With so many low-income people without health insurance, North Carolina has hundreds of thousands of reasons to expand Medicaid. Now here’s another: It could save the lives of infants.
A new report from NC Child funded by Community Catalyst and the Annie E. Casey Foundation focuses on North Carolina’s high infant mortality rate and how expanding Medicaid to low-income women could bring that rate down, especially for African-Americans and Hispanics.
When low-income women become pregnant, they are eligible for Medicaid. But the report stresses that delaying health insurance coverage until pregnancy is too late. Healthier babies come from healthier mothers, but uninsured women often suffer from preventable or manageable conditions such as obesity, hypertension or diabetes that complicate their pregnancies. The result is more low-birth-weight and premature babies who are at a greater risk of dying in their first year.
Even when they gain Medicaid coverage, pregnant woman who have been uninsured lack a regular doctor and may be unaware of how to engage with the health care system. In North Carolina, 31 percent of all births in 2014 were to mothers who did not receive prenatal care within their first three months of pregnancy. That means many don’t take crucial steps, such as taking folic acid to prevent serious birth defects of the spinal cord and brain.
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Over the past two decades, progress in clinical care and the availability of Medicaid for pregnant women drove down North Carolina’s infant mortality rate by 40 percent. But that progress has plateaued in recent years, and the infant death gap between African-American and white babies has grown.
The language of the report describes the problem in stark terms. It says, “For every 1,000 babies born alive in North Carolina, seven will die in their first year of life.” With about 121,000 births annually, that rate translates into an average of three infant deaths per day.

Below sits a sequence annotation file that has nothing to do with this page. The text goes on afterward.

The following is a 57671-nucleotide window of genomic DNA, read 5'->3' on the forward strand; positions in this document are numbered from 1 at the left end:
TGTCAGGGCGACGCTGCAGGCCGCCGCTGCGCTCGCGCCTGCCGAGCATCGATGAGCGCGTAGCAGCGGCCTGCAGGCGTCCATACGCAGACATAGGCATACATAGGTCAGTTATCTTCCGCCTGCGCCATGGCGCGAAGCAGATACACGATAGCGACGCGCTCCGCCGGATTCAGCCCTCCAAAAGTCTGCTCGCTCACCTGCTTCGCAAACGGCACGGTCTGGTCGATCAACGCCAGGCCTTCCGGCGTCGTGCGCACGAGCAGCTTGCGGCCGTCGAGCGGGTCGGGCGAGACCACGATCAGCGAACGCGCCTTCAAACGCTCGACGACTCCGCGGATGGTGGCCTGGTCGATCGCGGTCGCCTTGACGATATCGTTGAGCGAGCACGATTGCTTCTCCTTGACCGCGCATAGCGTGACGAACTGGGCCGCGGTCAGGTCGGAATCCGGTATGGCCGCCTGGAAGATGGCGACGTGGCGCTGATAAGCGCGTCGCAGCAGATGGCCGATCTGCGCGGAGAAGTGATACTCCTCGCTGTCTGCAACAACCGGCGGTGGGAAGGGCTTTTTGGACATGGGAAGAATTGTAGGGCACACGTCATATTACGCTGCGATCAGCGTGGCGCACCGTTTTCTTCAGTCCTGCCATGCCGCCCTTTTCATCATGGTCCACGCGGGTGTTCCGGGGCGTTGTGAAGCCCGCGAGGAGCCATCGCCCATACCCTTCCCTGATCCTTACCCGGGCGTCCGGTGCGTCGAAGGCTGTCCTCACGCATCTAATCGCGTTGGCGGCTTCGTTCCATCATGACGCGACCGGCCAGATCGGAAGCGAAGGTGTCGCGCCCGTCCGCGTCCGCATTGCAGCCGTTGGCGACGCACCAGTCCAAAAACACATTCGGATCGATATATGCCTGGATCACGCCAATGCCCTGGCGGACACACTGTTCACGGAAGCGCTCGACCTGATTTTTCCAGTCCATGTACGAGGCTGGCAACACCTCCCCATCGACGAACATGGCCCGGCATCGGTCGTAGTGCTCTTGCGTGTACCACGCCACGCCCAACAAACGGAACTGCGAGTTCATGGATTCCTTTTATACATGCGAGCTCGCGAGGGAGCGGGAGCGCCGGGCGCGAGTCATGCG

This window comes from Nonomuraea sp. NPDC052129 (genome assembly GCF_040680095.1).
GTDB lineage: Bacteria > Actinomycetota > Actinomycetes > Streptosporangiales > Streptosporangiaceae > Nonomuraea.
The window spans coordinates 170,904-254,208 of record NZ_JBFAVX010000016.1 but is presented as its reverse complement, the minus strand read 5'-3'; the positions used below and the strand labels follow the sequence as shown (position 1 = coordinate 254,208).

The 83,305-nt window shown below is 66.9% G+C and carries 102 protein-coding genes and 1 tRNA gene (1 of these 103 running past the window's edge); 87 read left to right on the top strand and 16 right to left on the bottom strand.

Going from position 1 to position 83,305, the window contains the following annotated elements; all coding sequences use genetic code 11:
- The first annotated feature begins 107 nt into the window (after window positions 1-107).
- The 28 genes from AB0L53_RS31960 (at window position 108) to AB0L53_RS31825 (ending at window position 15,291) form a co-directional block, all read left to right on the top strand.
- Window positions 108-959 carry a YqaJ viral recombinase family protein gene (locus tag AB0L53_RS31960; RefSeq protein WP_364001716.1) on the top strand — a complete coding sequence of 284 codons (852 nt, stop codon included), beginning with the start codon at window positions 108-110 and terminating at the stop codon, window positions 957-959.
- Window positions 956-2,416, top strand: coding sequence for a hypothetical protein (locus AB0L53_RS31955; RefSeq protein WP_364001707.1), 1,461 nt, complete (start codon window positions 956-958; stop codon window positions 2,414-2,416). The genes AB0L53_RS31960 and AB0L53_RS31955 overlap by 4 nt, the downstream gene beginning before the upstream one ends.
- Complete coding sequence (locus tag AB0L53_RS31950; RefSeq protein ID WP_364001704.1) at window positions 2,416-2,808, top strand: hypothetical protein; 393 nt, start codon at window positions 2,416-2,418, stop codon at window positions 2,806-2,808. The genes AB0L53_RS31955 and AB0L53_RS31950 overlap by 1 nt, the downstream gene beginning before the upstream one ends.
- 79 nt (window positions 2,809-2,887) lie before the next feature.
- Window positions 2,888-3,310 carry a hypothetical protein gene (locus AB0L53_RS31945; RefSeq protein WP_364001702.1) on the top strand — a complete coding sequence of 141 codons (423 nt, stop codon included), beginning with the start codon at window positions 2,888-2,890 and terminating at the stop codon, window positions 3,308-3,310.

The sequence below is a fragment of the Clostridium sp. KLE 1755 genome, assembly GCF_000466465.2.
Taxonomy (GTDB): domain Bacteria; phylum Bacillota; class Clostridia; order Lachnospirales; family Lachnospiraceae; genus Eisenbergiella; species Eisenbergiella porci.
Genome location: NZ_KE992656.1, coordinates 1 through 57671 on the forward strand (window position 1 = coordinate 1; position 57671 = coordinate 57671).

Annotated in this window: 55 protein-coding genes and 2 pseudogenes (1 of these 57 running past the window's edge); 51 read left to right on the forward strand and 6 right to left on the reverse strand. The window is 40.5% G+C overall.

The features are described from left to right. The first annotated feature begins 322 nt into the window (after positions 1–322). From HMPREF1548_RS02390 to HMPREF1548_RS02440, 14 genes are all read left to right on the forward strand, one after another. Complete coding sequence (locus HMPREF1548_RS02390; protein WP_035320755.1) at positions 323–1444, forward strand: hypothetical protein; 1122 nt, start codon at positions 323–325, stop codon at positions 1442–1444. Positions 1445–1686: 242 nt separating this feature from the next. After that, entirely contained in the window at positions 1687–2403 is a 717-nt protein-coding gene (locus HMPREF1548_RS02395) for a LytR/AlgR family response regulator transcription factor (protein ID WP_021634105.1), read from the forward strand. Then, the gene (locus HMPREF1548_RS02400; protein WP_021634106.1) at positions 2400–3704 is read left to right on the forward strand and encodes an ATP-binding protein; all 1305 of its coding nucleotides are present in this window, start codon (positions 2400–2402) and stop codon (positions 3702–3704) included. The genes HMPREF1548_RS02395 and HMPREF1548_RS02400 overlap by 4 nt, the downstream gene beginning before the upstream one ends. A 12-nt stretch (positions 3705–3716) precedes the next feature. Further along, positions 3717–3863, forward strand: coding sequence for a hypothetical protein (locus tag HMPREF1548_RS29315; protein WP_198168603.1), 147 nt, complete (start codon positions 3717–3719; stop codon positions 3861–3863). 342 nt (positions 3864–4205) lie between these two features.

North Carolina has the eighth-highest infant death rate in the nation, a status that report puts in startling perspective. It says, “A baby born in North Carolina is less likely to live to celebrate her first birthday than one born in the neighboring states of South Carolina, Virginia, or Tennessee. In fact, if North Carolina were a country, its infant mortality rate would rank among the poorest in the world, worse than Croatia and falling between Russia and Kuwait.”
In some North Carolina counties, the infant mortality rate is much higher than the state’s average of 7.1. Caldwell County is 14.5; Northampton, 18.2; Tyrrell, 24.4; Hertford, 31.4.
Part of what’s driving North Carolina’s poor infant mortality rating is the stubbornness of the state’s Republican leadership to expand Medicaid under the Affordable Care Act. Cost of the expansion to include between 300,000 and 500,000 low-income North Carolinians would be almost entirely paid for by federal dollars. But the General Assembly’s GOP leaders say North Carolina can’t take the risk of expanding the state-federal program because the federal government may one day cut its share of support or the state’s costs could rise in the future. The real reason, of course, is they want nothing to do with the signature program of President Barack Obama.
That phony savings is coming at a high cost to the health of low-income women and their babies. In North Carolina, one in every five women of reproductive age is uninsured. Most of them lack regular access to health care. That’s a serious gap because, the report notes, “37 percent of North Carolina women between the ages of 18 and 44 suffer from one or more chronic health conditions, placing their babies at higher risks of pregnancy complications, preterm births and low birth-weight.”
Some state lawmakers have talked a great deal in recent years about protecting the health and welfare of children. They’ve cited that protection in justifying House Bill 2, new restrictions on abortion and even vouchers so children from low-income families can attend private schools. But that concern rings hollow when it’s paired with a refusal to expand Medicaid.
Thirty-one states have expanded Medicaid. Their economies and the health of their people have benefited from it. In North Carolina, taxpayers are funding the expansions elsewhere while their own state passes up billions of federal dollars that could create jobs and reduce preventable and treatable conditions that raise health care costs when they become chronic.
As the NC Child report concludes: “Medicaid expansion holds tremendous potential to improve birth outcomes and reduce longstanding racial and ethnic disparities by improving access to care and promoting the health of women.”
During this campaign season, as state lawmakers and the governor are out kissing babies, they ought to realize they can save future ones. All it will take is a simple vote to expand Medicaid.
Barnett: 919-829-4512, email@example.com